No Thanks! Review

No Thanks!

Players: 3-7

Time: ~10 minutes

Times Played: 20+

I am always on the lookout for quick and easy games that can kill downtime. Bonus points for games that are portable. No Thanks! checks off all of those criteria and more. No Thanks! is easily one of the more simple games I own but don’t confuse that simplicity for a lack of depth.


The premise of the game revolves around thirty-three (33) cards, numbered individually from three to thirty-five. At the start of the game, nine of those cards are randomly removed from the deck without the players knowing what is missing. The remaining cards are shuffled to form a face-down deck. Depending on the number of players, a set of chips will be distributed to each player. A start player is chosen and play proceeds clockwise around the table.

The current player flips the top card from that shuffled deck and reveals it to the table. It’s at this moment that the game begins as that player has to make a choice: they either take the card that was just placed and add it to their collection (face-up) or they decline the card and place a chip near it. Once that card is declined, the responsibility now moves onto the next player who has to decided whether to take the card or pass. If a player takes a card with chips next to it, they get all those chips. If a player has no chips, they must take the card. This style of play commences until the deck is empty.

With the eleven chips on this card, it’s effectively worth four points at this moment.

Unlike most set collection games (and most board games in general), No Thanks! has players actively trying to avoid adding to their collection and they want to score the lowest amount of points possible, like golf. The chips that are being used to pass on a players turn also count a negative point (1) each come end of the game. All of that makes the game have some semblance of strategy but there’s also a nuance as to grabbing cards as well. Having a set of cards in sequential order means that a player will only score the lowest card in that set. For example, if a player has cards numbered thirteen (13) to seventeen (17), they’ll only score thirteen points for those five cards. If they have thirteen (13) to fourteen (14) and sixteen (16) to seventeen (17), then they’ll score twenty-nine points (13 + 16) for the two sets.

This sequential set collection is what provides No Thanks! it’s depth and can turn this from a simple game into something more cutthroat.

With nine cards being removed from the deck at random, players will have to take risks when completing sets as the card they’re looking for to bridge their sets might be sitting in the box, never to see the grace of the table during gameplay.


This is a fascinating game to play with new players as certain strategical conundrums will confound players organically. For instance, when a card comes up that doesn’t hurt the active player but could hurt their opponents, a moral dilemma arises. Does the player play nice and take the card, adding it to their score like nothing happened or do they try and extort players by passing, forcing players to add chips to the card and taking it with a bonus? How many times does a player let it go around before claiming the card? With the hidden information that is the chip count of each player, the active player must decide if this is a worthwhile use of chips. There’s a possibility that the card may not make it back to them due to someone being out of pass tokens. Or worse, someone takes the card out of spite as the bounty is too good to pass up or maybe even as the risk to them outweighs the reward to another player.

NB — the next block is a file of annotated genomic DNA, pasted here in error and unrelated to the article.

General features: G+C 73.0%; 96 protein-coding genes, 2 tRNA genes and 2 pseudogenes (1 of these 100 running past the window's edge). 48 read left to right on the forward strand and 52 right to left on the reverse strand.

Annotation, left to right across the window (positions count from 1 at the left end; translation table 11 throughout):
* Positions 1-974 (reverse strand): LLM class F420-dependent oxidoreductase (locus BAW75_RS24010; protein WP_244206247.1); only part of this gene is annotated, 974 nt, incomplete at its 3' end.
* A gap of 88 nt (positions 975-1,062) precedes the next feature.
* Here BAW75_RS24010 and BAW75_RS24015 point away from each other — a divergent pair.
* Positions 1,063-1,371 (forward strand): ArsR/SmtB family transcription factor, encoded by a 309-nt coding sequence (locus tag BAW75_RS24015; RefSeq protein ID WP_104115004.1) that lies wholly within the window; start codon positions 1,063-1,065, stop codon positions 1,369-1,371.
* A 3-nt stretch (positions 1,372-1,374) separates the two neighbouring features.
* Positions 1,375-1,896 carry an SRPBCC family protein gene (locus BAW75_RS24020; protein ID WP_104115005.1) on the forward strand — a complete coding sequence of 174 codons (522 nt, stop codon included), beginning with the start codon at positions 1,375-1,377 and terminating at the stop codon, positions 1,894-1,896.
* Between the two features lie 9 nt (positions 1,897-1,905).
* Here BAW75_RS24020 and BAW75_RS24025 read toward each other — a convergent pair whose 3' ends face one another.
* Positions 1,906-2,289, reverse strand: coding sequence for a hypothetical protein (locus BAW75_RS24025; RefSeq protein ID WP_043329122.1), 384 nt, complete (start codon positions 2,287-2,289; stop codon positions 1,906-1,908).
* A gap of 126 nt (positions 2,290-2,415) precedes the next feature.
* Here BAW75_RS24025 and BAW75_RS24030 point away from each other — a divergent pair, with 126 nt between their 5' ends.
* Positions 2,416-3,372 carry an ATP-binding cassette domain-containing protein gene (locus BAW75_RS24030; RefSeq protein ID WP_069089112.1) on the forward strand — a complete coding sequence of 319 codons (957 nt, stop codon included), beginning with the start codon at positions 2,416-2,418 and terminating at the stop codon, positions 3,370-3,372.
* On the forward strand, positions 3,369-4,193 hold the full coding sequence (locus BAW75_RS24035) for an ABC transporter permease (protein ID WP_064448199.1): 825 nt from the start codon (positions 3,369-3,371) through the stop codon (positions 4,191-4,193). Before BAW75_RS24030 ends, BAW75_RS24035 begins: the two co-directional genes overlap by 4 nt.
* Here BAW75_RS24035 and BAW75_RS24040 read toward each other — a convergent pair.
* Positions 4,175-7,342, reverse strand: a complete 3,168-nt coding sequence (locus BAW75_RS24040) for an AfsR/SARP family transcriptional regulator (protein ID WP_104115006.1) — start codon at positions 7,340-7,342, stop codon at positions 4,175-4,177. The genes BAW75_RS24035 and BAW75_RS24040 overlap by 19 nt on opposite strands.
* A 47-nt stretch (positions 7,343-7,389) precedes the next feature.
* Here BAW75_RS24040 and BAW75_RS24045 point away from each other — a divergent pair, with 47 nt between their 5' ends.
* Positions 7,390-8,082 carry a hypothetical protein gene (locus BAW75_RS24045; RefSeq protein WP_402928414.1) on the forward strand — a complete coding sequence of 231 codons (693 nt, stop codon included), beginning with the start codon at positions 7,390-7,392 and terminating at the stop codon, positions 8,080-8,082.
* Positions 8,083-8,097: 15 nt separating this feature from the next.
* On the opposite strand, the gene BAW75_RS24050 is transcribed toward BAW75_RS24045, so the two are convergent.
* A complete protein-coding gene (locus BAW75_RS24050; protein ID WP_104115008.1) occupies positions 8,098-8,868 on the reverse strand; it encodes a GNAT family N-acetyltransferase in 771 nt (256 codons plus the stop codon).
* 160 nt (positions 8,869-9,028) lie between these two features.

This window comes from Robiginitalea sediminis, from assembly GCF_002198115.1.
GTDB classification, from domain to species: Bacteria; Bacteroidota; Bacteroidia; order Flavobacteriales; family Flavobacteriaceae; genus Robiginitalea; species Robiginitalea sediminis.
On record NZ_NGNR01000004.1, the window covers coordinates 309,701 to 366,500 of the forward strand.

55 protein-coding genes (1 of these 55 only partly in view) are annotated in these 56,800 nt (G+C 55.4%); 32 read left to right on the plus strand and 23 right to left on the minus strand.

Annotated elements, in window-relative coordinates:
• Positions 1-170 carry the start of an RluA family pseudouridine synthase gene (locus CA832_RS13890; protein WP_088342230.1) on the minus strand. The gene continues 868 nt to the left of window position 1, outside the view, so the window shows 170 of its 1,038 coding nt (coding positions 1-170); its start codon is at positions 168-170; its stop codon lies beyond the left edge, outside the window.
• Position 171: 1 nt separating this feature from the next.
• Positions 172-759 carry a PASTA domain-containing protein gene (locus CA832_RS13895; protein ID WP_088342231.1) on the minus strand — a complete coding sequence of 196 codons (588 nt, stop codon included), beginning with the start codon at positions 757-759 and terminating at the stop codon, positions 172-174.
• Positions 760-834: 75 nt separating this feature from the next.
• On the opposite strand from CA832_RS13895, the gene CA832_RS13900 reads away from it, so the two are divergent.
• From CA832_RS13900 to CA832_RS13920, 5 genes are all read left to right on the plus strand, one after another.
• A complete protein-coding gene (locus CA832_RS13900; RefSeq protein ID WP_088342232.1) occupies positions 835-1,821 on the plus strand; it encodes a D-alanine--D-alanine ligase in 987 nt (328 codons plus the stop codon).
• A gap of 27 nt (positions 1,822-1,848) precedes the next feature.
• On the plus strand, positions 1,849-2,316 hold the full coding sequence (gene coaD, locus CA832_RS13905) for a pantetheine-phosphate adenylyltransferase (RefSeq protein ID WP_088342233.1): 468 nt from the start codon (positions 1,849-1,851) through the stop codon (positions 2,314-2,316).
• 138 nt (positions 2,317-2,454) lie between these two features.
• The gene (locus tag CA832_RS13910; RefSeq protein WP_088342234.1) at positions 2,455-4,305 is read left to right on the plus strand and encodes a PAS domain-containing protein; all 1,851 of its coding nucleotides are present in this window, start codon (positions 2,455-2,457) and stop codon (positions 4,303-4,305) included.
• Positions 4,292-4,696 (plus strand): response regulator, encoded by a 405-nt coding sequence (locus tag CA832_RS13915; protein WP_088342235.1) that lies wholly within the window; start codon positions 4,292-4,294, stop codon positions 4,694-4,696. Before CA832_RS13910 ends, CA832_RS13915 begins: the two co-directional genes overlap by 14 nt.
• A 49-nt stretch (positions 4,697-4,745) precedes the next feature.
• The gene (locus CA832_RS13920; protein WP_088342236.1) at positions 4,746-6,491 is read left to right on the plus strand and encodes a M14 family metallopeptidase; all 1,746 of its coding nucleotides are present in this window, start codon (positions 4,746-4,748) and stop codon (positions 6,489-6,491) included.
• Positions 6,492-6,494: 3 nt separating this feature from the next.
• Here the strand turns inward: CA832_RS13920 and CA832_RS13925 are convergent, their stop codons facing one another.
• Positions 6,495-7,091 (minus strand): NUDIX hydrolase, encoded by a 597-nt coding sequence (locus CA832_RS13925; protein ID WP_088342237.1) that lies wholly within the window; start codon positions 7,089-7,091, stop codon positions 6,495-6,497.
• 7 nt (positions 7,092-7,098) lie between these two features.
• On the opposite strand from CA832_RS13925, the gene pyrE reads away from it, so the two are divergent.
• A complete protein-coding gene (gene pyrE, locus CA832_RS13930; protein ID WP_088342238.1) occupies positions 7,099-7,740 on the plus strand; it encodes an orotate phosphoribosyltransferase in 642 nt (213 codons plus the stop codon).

No Thanks is designed to fit anywhere from three to seven players but it’s at its best with a group of four to five. I definitely don’t turn it down when the groups are larger but the scoring is too close without players having to do much of anything that it doesn’t feel as much of a game as it is an excuse to flip a card over from the deck. At four- and five-players, all players will make multiple decisions as opposed to the few made with six or more players. Three players isn’t bad and it plays incredibly fast but there can be a major chip issue if one player ends up in possession of a majority of them.

The game itself involves the luck of the draw but the game goes by so fast it’s never really a problem for any of us. It’s so simple to teach that it’s great to introduce to family and friends that may not be into such games.

This has become a quintessential filler in our household and has produced one of our more memorable gaming moments from 2018. After a four-player game, Mike finished with the best score any of us had seen over the course of our twenty-plus plays, three. His wife, Claire, wanted another round of the game and as it plays in about ten minutes, who am I to say no? That game concluding with Claire snatching that best score ever from her husbands mantle by finishing with a negative one (due to excess chips). It’s one thing to get the best score we’ve ever had in a game right after another player set the previous record. It’s another thing when that player was your spouse.

I absolutely love No Thanks! and cannot recommend it enough. It’s light enough to play with people that don’t play board games, it’s casual enough to play with people that want some quick and easy to occupy their time with. and it’s got enough meat on the bone to give experienced players a reason to keep coming back to the game.

Author: Two off the Top

Just a guy that wants to talk about board games more than his significant other tolerates.

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